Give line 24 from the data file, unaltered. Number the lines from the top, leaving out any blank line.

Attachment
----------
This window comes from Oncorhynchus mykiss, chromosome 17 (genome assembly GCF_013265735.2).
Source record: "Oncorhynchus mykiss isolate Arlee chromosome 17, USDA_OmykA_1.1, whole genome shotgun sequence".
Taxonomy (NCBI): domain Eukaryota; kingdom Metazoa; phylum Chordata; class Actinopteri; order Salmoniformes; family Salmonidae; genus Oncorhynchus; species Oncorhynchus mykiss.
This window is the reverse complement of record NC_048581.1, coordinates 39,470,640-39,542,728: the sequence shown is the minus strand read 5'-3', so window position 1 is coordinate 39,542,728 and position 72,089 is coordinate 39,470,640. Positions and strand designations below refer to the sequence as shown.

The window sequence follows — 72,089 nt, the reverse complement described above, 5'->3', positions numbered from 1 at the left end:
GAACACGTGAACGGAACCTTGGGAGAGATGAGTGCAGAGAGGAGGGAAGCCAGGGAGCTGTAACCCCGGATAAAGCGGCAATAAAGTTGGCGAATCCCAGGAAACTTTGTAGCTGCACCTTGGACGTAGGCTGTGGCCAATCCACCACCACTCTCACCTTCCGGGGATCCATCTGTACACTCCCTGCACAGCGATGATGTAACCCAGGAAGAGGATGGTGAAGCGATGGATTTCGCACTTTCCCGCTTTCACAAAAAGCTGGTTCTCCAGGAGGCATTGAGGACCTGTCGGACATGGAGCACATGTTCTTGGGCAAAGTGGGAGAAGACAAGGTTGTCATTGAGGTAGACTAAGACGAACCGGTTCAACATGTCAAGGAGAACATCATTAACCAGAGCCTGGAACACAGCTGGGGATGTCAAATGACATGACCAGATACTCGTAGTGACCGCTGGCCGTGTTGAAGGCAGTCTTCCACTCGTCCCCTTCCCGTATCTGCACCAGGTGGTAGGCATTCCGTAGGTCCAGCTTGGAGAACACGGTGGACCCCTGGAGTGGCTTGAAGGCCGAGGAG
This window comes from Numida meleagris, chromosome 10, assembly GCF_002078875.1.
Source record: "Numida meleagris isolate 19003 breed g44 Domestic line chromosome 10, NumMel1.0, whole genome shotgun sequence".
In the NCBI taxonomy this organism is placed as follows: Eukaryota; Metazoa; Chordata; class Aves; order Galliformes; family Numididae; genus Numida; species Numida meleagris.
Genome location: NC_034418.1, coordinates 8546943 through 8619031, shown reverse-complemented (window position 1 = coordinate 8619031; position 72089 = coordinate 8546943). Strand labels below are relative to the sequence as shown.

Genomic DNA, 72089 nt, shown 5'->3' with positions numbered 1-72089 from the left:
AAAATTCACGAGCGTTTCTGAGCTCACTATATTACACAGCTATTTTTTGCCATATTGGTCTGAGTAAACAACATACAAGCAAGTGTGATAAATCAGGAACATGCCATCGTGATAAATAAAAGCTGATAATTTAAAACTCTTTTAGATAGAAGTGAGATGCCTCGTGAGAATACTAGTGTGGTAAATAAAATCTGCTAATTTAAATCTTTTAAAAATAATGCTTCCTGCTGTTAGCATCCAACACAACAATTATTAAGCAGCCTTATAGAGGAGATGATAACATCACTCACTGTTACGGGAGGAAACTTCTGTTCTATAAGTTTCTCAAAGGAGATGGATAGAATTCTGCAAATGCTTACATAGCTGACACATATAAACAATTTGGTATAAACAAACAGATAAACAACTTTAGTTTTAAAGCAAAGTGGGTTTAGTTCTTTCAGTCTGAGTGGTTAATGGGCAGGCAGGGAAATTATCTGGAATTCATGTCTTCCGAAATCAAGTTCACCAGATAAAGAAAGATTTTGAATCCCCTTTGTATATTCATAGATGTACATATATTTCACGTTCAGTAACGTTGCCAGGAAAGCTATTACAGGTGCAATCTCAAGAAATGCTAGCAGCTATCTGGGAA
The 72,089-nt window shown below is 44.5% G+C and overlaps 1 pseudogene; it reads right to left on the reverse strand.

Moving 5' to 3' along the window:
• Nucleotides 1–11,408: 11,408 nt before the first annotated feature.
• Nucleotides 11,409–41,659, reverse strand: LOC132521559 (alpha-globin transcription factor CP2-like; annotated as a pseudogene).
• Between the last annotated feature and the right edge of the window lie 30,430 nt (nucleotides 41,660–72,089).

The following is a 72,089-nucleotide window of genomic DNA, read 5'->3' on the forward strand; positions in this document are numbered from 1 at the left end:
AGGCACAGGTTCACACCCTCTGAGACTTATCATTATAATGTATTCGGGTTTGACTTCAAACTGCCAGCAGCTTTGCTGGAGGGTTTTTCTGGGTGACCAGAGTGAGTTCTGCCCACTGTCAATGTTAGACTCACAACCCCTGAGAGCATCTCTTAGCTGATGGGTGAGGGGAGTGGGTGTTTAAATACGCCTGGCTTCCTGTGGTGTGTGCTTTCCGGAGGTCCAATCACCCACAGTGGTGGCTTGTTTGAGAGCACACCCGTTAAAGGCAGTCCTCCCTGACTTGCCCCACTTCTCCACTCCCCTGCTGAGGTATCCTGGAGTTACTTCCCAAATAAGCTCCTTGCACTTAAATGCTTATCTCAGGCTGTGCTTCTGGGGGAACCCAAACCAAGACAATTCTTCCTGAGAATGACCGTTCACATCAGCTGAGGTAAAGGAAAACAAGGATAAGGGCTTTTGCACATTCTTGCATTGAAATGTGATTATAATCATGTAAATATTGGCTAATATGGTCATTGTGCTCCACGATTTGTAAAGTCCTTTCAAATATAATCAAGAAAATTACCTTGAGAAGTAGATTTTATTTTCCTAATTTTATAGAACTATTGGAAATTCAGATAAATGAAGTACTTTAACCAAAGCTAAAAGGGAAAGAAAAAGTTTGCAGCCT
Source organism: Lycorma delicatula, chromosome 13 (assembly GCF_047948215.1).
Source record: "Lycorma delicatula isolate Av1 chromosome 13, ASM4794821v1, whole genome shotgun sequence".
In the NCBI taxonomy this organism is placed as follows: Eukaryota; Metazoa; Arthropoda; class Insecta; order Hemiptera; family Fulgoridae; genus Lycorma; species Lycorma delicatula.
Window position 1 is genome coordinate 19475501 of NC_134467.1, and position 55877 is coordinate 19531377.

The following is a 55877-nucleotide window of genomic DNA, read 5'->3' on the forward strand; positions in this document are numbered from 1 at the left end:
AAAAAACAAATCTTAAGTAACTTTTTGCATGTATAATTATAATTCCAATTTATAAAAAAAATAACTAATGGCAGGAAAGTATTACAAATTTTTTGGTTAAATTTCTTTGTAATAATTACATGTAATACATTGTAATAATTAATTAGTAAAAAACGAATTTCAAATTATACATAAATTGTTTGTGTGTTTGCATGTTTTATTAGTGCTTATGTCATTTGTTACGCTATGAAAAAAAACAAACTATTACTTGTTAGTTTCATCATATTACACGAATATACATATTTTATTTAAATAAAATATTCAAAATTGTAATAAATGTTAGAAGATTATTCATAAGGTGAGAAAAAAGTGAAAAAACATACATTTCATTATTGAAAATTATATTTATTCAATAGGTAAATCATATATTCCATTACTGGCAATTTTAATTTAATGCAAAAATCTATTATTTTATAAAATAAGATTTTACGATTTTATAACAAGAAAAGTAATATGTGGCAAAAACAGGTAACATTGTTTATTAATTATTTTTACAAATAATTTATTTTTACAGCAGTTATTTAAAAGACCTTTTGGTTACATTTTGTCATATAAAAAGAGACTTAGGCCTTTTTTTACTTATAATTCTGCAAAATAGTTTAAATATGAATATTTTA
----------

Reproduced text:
The following is a 55877-nucleotide window of genomic DNA, read 5'->3' on the forward strand; positions in this document are numbered from 1 at the left end: